Smoking continues to be a public health crisis, with estimated costs to the NHS at around £5 billion annually. Governments internationally have tightened legislation around smoking and are investing heavily in public health messaging to persuade people to stop smoking. However, recent research by the London School of Economics has found that these messages can stigmatise smokers, making them angry, defensive and lowering their self-esteem. The impact of this is that smokers are less likely to quit as a result. Government intention is positive, yet the outcome is not as intended.
Many organisations aim to be truly diverse employers and representative of society at large. Their struggle to achieve this target is driven by the clear advantages and benefits enjoyed by those organisations who are more representative. The intention that most organisations have is to recruit, retain and promote a more diverse workforce. However, much like government public health warnings related to smoking, organisational messaging is having the opposite effect. The language they use could be driving away diverse candidates, and discouraging diverse employees from seeking promotion.
The received wisdom that most organisations follow is to ensure their corporate websites have images of diverse employees and positive statements about diversity intention and performance. Many believe rightly that if they ignore these two themes they will reduce the attractiveness of their organisation to diverse candidates. However, organisations should be cautious. Positive diversity statements aligned with limited evidence of diversity in the organisation can lead potential employees to question the organisation’s integrity.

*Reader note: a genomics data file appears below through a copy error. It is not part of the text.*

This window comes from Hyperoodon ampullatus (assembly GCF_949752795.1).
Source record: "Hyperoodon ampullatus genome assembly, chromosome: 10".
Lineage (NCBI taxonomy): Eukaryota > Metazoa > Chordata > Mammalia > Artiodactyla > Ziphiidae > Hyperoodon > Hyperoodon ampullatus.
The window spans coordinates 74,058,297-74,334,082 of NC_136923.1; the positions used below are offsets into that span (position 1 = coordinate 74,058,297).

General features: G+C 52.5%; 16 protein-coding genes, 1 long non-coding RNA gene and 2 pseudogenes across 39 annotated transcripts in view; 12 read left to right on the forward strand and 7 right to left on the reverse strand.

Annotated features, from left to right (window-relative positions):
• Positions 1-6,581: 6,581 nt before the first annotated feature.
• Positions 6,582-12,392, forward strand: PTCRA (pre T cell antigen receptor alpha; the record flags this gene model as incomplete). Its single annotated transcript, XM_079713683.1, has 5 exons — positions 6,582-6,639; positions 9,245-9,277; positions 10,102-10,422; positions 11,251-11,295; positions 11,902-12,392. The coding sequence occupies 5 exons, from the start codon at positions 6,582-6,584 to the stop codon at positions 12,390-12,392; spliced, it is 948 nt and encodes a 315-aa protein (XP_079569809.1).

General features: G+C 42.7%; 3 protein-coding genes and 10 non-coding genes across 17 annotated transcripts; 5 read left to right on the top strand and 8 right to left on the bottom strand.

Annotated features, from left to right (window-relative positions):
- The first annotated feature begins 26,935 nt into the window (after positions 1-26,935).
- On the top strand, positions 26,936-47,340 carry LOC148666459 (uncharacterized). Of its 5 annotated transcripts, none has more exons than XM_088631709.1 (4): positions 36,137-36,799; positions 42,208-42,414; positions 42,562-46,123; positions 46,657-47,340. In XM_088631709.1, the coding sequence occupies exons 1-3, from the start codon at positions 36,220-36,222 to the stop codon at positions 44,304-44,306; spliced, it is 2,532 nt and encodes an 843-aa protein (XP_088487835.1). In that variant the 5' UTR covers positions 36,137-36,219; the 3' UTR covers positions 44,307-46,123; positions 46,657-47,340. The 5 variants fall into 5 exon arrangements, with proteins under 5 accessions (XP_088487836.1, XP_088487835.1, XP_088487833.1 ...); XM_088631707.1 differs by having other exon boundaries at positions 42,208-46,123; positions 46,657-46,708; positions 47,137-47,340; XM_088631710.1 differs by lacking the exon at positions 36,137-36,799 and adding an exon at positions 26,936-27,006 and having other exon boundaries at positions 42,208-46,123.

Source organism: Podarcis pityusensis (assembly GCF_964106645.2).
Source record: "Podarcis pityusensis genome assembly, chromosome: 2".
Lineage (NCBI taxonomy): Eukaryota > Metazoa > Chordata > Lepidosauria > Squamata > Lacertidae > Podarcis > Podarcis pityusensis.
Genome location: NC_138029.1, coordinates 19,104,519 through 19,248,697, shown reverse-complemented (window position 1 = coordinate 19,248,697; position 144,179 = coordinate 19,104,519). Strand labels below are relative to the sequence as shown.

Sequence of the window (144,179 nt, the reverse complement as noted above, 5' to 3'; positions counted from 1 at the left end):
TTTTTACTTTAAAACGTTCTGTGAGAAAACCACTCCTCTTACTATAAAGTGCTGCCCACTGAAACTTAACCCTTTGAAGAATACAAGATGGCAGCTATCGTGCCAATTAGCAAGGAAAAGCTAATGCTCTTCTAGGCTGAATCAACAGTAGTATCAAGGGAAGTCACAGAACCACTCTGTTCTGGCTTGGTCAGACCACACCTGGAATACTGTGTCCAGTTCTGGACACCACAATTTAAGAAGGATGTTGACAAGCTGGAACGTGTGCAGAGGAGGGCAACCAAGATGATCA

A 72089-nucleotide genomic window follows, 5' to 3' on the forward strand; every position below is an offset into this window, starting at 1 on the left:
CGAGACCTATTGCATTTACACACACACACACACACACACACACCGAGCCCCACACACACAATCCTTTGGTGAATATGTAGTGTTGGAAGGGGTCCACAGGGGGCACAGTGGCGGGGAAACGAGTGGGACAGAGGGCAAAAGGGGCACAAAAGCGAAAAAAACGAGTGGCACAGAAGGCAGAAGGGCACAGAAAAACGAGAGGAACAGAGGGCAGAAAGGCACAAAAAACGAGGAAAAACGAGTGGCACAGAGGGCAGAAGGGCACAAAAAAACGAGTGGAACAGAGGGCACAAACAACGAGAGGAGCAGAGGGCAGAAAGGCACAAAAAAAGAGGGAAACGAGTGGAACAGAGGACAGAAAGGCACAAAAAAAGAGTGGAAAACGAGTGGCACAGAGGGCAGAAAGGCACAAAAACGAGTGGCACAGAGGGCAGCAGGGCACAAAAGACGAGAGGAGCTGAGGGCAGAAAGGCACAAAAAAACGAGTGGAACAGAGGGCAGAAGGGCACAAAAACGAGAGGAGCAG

What most organisations also fail to realise is that the language they use to describe their vacancies can subtly signal whether diverse recruits will fit in or not.
Researchers have explored the impact of recruitment language both in terms of gender and ethnicity. What they have found is that despite organisations wanting to increase representation of diverse groups, the language used can have the opposite effect.
From a gender perspective, there are words that people associate more with men than women and vice versa. Use more masculine language and female job seekers will be put off, as they will conclude that the organisation is not a welcoming environment for women. Some of you will have come across websites such as ‘gender decoder’, which aim to highlight the use of masculine and feminine language in job adverts. Whilst interesting, the approach it leads to (removing masculine language) is a gross over-simplification. It can also make describing and assessing jobs very difficult. However, there are approaches that can overcome this problem.
Job adverts can also signal to minority ethnic applicants that they will not fit into an organisation. The mechanisms that lead to this are different to gender signalling. Where job adverts list traits that members of an ethnic minority community believe link to stereotypes that the ethnic majority may hold about them, they will be less likely to apply. In addition, further research has revealed that some job attributes (e.g. career development or level of autonomy) appeal more to some ethnic groups than others. It is important to remember that we can control and amend the subtle messages that job adverts communicate in order to support greater representation in our organisations.